- During weeks 1-4, individual meetings with clinician participants will be scheduled as required to cover the key messages and principles outlined in the ACI model of care.

3) Develop audit and feedback focussed on study outcomes:
- Each emergency department and clinician participants will receive at the first educational seminar session emergency department level feedback on the 12-month retrospective data performance against the outcomes of this study (e.g., imaging, opioid prescribing, inpatient admission).
- This audit and feedback approach will be repeated each month after the implementation of the model of care during the regular emergency staff meetings until the end of the 3-month follow-up period.
Intervention code [1] 298793 0
Behaviour
Intervention code [2] 298810 0
Treatment: Other
Comparator / control treatment
In the SHaPED trial, a retrospective baseline observation period of 12 months prior to implementation (from July 2017 to July 2018), where sites were unexposed to the intervention, will be used as the control. During this period, patients with low back pain would have received usual emergency department care according to local policy and guidelines. Outcome measures from the baseline control period will be extracted directly from participating emergency departments’ electronic record systems.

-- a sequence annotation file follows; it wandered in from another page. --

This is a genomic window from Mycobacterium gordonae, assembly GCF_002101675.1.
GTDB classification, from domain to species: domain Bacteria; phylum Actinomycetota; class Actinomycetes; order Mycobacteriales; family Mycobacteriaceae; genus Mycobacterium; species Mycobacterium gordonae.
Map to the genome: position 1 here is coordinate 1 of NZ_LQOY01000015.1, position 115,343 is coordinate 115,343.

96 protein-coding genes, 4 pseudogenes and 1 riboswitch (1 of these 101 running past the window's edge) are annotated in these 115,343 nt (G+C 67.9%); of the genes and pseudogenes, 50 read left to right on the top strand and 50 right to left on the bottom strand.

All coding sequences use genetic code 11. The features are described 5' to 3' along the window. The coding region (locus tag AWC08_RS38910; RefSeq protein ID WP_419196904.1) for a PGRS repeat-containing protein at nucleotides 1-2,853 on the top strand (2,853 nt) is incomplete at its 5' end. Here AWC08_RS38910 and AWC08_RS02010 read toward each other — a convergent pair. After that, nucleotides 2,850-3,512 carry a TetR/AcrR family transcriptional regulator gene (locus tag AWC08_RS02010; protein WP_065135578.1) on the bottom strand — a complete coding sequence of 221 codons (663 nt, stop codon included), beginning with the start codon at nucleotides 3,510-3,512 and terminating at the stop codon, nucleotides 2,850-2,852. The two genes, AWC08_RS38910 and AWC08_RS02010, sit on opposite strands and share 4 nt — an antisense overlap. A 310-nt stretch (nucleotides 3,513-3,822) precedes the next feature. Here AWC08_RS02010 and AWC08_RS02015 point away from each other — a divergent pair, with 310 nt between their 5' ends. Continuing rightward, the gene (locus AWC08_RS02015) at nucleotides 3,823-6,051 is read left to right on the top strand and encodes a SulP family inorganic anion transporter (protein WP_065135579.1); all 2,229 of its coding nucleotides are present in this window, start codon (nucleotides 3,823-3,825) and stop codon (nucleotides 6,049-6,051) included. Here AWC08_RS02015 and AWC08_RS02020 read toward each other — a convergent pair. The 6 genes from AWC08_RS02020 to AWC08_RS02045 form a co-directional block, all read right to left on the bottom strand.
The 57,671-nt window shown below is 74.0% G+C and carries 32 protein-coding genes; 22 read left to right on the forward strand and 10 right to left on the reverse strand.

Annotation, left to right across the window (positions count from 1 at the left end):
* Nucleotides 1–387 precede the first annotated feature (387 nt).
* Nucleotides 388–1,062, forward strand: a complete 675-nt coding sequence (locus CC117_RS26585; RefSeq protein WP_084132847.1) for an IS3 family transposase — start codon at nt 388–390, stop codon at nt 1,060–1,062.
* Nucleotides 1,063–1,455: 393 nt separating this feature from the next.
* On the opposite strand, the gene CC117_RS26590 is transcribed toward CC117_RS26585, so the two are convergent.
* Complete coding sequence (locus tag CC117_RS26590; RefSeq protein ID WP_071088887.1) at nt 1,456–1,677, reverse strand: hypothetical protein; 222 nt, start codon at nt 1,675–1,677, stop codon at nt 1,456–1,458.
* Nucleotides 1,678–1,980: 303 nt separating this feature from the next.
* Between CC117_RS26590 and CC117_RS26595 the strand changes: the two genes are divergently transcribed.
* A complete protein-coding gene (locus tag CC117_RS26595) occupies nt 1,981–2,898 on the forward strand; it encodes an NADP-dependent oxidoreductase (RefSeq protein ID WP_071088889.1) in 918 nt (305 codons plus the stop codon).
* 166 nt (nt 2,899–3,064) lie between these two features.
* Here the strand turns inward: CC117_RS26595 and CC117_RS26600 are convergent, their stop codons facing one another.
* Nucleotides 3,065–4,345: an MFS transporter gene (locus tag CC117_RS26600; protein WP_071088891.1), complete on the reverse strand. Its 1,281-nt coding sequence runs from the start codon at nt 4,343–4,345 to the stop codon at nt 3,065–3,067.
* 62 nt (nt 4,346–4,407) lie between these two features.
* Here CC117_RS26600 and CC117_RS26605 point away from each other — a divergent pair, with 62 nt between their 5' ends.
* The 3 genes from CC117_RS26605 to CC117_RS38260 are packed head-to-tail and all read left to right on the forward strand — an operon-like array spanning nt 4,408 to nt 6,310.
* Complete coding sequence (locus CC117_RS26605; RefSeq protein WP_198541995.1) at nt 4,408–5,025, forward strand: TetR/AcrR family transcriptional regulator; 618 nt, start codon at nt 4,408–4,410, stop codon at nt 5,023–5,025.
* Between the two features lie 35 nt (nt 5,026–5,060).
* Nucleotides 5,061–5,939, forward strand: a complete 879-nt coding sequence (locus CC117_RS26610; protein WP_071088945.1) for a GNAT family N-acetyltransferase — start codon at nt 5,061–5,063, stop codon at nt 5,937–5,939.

Control group
Historical

Outcomes
Primary outcome [1] 302961 0
Proportion of patients with acute low back pain receiving any imaging at the emergency department (yes/no)
Timepoint [1] 302961 0
at 5 (primary timepoint), 6 and 7 months after randomisation
Secondary outcome [1] 337568 0
Proportion of patients receiving advanced imaging (CT or MRI = yes, x-ray or no imaging = no)
Timepoint [1] 337568 0
at 5, 6 and 7 months after randomisation
Secondary outcome [2] 337569 0
Proportion of patients receiving prescription or administered analgesic medications (topical, oral, injection):
- Simple analgesics (e.g., paracetamol)
- Non-steroidal anti-inflammatory drugs (NSAIDs)
- Muscle relaxants
- Weak opioids
- Strong opioids
- Neuropathic pain medicines
- Other
Timepoint [2] 337569 0
at 5, 6 and 7 months after randomisation
Secondary outcome [3] 337570 0
Time in emergency department (triage time to discharge or admission time)
Timepoint [3] 337570 0
at 5, 6 and 7 months after randomisation
Secondary outcome [4] 337571 0
Proportion of patients admitted to:
- Emergency medical unit
- Rheumatology department
Timepoint [4] 337571 0
at 5, 6 and 7 months after randomisation
Secondary outcome [5] 337572 0
Proportion of patients referred to surgical specialist (referral for a post-discharge surgical consultation by the emergency department)
Timepoint [5] 337572 0
at 5, 6 and 7 months after randomisation
Secondary outcome [6] 337573 0
Proportion of patients re-presenting to the emergency department within 28 days
Timepoint [6] 337573 0
at 5, 6 and 7 months after randomisation
Secondary outcome [7] 337574 0
Proportion of patients re-admitted to hospital within 48 hours
Timepoint [7] 337574 0
at 5, 6 and 7 months after randomisation
Secondary outcome [8] 337575 0
Total health system costs (including intervention costs and health service utilisation costs)
Timepoint [8] 337575 0
at 5, 6 and 7 months after randomisation
Secondary outcome [9] 349715 0
Pain intensity (Numeric Rating Scale, range 0-10)
Timepoint [9] 349715 0
at 1, 2 and 4 weeks after emergency department presentation.
Secondary outcome [10] 349716 0
Physical function (PROMIS Short Form - Physical Function 4a)
Timepoint [10] 349716 0
at 1, 2 and 4 weeks after emergency department presentation.
Secondary outcome [11] 349717 0
Quality of life (PROMIS Scale - Global Health item 1)